kwa_photo: Well this just plain sucks for any GF-1 or GH-1 user. Ack! The GF-1 has NOT had a real replacement at all since it was released. The GF-2 & GF-3, while having better IQ, have not really been photographer's cameras....so I stick with the GF-1 and it's analog feel. I'm very disappointed with this exclusion. The lens seems a perfect match for the GF-1. If there is a technical limitation that prevents the GF-1 from being included, I hope Panny comes out with a statement as such...othewise, I view this as a "you have to upgrade statement". If that's the case, give me something to upgrade to!!!!! Argh.
You don't need to upgrade, and you don't need new firmware. The new lenses will work perfectly with a GF-1 or GH-1. You'll just be missing out the four listed feature enhancements.
love_them_all: This kind of effect can be easily "copied" by a software. Take a picture with the max DOF, then in post the software can burr out zones of the picture...
This camera can not correct a drastically out of focus picture any more than stopping down with a conventional camera. See Joseph's post below. What it will let you do is still have selective focus effects within a range of focus (at a tremendous reduction of resolution). That range, however, is no larger than if you had stopped down for larger DOF to begin with.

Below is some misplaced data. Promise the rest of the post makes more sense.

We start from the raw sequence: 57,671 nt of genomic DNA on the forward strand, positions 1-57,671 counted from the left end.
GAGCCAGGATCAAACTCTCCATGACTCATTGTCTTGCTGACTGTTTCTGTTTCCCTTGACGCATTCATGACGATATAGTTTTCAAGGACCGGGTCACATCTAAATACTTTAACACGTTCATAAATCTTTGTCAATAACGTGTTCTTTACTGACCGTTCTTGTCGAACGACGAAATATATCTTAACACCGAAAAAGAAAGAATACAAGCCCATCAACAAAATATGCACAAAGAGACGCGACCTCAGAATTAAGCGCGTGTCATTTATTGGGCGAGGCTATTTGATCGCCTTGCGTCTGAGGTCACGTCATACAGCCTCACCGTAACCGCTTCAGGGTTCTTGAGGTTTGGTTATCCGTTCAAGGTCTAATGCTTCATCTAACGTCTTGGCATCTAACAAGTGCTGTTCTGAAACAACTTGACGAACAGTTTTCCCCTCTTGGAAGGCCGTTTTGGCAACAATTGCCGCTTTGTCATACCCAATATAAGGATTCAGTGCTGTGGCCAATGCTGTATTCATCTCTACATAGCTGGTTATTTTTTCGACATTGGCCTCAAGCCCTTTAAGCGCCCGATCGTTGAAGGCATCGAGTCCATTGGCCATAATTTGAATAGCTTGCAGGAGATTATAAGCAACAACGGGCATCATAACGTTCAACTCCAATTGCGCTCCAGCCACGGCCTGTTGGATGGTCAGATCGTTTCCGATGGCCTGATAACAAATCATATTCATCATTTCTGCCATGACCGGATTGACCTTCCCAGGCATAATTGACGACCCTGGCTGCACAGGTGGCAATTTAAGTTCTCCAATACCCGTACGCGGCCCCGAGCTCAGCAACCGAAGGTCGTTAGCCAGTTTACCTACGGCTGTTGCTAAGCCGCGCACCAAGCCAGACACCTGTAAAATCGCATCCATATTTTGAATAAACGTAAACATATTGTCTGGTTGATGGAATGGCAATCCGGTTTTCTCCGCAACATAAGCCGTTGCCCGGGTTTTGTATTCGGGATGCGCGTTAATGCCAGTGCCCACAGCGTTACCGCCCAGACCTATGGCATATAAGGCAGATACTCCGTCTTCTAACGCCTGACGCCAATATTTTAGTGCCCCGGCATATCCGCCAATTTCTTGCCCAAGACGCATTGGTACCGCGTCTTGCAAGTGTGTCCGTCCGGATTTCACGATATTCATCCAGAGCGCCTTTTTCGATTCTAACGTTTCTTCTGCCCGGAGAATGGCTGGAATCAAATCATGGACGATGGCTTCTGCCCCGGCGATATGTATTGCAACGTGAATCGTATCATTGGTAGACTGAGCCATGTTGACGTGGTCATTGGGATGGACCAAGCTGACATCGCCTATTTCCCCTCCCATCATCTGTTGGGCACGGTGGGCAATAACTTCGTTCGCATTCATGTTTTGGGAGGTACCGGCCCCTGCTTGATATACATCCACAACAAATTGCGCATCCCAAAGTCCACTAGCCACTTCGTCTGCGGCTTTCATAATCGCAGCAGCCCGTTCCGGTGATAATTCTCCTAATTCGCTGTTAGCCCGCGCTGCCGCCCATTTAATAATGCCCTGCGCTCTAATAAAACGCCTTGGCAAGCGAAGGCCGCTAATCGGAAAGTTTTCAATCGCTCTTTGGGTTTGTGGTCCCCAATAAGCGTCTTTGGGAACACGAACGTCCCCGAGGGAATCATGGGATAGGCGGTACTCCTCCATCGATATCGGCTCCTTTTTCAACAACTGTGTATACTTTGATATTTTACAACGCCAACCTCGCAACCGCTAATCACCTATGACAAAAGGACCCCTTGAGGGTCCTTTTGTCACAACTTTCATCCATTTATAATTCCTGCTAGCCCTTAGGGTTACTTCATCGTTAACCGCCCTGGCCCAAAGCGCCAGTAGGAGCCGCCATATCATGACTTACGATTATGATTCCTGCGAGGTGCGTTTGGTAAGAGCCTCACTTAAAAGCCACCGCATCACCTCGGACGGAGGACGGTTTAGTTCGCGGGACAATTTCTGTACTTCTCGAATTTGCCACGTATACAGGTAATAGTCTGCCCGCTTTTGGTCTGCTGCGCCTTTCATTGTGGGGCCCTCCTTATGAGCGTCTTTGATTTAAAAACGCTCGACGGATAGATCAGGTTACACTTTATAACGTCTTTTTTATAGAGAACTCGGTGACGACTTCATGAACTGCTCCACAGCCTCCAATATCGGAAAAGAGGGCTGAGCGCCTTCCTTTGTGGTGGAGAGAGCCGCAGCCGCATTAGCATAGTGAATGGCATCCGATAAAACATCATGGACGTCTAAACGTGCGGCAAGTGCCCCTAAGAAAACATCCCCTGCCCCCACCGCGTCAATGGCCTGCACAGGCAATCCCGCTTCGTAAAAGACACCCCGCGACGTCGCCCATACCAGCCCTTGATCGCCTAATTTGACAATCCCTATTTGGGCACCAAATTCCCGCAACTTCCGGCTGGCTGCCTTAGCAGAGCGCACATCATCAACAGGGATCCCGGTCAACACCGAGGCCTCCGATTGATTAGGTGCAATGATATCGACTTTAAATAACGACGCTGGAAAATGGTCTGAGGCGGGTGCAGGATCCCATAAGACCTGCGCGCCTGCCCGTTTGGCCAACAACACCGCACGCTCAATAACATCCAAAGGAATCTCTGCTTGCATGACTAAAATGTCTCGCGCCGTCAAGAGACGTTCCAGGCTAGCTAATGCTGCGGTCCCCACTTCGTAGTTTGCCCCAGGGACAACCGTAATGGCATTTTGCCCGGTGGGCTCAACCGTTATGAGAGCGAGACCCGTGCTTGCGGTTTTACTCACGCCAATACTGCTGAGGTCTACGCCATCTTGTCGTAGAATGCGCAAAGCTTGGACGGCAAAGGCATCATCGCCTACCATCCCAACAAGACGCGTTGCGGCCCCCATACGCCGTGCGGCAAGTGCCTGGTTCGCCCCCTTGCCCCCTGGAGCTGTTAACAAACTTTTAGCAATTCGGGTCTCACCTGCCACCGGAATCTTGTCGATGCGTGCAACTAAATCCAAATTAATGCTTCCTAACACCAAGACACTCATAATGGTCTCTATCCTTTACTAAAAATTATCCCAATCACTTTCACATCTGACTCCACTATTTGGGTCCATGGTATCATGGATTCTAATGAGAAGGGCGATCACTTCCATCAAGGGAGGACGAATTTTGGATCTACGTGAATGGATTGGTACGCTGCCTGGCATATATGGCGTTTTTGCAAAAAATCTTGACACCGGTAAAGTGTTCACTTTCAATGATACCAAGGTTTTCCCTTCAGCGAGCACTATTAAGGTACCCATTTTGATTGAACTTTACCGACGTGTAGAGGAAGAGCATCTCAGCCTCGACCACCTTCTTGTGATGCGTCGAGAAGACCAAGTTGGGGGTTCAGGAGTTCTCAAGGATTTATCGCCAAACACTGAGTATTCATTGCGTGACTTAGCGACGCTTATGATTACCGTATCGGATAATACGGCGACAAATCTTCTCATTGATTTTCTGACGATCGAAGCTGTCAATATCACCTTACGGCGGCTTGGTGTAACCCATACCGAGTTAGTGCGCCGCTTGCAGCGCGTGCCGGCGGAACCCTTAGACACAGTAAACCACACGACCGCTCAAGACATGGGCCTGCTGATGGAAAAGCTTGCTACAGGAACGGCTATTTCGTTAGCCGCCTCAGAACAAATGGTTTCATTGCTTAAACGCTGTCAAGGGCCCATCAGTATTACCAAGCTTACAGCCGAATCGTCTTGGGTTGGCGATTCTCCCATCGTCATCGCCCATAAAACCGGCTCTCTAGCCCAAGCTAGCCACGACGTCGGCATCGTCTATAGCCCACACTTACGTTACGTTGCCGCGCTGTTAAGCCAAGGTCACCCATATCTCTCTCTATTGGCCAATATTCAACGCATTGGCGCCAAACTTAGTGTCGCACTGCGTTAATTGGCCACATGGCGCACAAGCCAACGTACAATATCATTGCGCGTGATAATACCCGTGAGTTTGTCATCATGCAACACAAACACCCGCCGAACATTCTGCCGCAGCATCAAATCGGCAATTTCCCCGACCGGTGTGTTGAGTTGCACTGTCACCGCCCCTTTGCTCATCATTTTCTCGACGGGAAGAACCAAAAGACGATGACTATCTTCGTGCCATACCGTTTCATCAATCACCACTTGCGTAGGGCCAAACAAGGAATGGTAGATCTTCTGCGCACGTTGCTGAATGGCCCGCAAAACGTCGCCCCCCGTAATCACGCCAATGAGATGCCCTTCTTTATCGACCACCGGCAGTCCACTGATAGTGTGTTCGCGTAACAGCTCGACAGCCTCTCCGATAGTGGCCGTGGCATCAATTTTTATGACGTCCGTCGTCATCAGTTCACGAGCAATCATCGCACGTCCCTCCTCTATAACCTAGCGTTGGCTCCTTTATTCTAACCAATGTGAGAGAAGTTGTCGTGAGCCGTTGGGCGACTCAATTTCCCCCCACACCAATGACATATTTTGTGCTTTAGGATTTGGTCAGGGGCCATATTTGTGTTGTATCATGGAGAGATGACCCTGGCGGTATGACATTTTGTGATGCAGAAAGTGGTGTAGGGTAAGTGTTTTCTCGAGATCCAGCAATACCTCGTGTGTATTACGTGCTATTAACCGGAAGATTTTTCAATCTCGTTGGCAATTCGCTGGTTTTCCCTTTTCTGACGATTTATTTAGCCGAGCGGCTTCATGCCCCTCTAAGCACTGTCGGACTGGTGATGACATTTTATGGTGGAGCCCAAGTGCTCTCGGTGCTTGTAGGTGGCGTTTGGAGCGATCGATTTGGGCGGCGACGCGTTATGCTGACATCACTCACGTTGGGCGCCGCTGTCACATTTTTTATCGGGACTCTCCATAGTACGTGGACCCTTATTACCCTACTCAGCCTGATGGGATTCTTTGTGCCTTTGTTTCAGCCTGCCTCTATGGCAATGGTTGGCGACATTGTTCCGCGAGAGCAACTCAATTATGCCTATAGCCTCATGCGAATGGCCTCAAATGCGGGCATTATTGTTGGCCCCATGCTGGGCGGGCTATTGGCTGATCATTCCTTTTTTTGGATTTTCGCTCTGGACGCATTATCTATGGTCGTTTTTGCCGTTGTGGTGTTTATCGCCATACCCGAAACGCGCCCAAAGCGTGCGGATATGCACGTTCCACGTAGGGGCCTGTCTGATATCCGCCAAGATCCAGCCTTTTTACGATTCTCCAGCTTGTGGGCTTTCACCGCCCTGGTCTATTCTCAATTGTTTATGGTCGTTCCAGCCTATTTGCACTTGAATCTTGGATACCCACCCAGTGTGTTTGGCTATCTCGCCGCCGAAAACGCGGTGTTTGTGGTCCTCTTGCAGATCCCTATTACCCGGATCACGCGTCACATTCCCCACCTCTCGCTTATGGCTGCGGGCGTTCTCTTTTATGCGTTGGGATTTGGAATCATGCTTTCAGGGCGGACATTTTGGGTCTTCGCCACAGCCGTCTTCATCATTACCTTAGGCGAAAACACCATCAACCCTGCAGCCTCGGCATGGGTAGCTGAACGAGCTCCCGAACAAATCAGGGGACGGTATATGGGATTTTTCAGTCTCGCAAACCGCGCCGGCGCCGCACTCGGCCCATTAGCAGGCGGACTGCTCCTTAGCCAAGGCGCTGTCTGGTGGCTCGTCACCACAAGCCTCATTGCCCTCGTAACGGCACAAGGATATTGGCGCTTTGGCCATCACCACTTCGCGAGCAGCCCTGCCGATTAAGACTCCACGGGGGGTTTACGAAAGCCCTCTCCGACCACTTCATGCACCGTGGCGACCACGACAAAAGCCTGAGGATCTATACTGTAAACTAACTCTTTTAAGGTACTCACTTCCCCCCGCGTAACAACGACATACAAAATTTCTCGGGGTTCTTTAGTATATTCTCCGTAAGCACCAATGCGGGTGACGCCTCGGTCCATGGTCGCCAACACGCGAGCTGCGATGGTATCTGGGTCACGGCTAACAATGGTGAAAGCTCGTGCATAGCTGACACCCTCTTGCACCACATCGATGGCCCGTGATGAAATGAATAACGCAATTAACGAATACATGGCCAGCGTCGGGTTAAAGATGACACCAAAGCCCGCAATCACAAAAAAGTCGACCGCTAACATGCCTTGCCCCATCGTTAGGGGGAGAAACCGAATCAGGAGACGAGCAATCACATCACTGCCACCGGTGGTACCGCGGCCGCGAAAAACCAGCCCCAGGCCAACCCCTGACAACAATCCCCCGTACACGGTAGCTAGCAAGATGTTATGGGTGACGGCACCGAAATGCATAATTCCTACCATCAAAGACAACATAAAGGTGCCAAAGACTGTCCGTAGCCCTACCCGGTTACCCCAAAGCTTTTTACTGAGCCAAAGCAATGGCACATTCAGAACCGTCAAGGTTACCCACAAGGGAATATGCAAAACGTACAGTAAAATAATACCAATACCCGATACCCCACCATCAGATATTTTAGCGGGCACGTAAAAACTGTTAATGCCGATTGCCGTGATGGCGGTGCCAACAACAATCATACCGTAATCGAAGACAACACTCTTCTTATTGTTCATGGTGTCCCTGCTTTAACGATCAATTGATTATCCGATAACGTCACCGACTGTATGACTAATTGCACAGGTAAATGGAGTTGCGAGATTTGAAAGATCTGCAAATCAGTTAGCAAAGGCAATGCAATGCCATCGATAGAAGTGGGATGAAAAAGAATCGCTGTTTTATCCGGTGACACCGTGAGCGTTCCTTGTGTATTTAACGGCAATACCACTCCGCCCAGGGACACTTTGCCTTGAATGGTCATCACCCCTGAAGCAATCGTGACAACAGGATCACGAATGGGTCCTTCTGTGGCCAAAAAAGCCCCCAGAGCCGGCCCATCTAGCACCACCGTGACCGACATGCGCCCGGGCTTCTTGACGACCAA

Lobalobo: Most of these posts are missing the point. In theory, you can choose your depth of field after the fact (and not only the point of focus) because enough information is recorded to provide focus anywhere, everywhere, or nowhere. There is a penalty in resolution, but with 18 MP crammed into tiny sensors this may not be a problem. The real question to my mind is whether the principle of choosing depth of field after choosing the focus point can occur in practice--it may just require too much computing power.
The resolution penalty is severe. Even with a native 18MP imager you are getting less than 1MP out.
Here is a very good write up on the technology. Some interesting things, the blurred out image you see is NOT due to the optics of the camera. The prototype uses a point and shoot sized sensor and lens (i.e. infinite DOF). Whats happening is the camera knows the depth of each pixel (pretty amazing), and when you tell it to (focus) on that point, it renders that point sharp.. all other points are digitally blurred according to the depth map.. pixels that are further away, are blurred more... yea, so this isnt going to replace your 85/1.4 for portraits.
No, not a software gimmick but a lot of software involved. The camera does have special optics in front of the sensor that allow for a depth map to be captured. A consequence of this is an extreme reduction in spatial resolution. Like from 16MP to 0.25MP.
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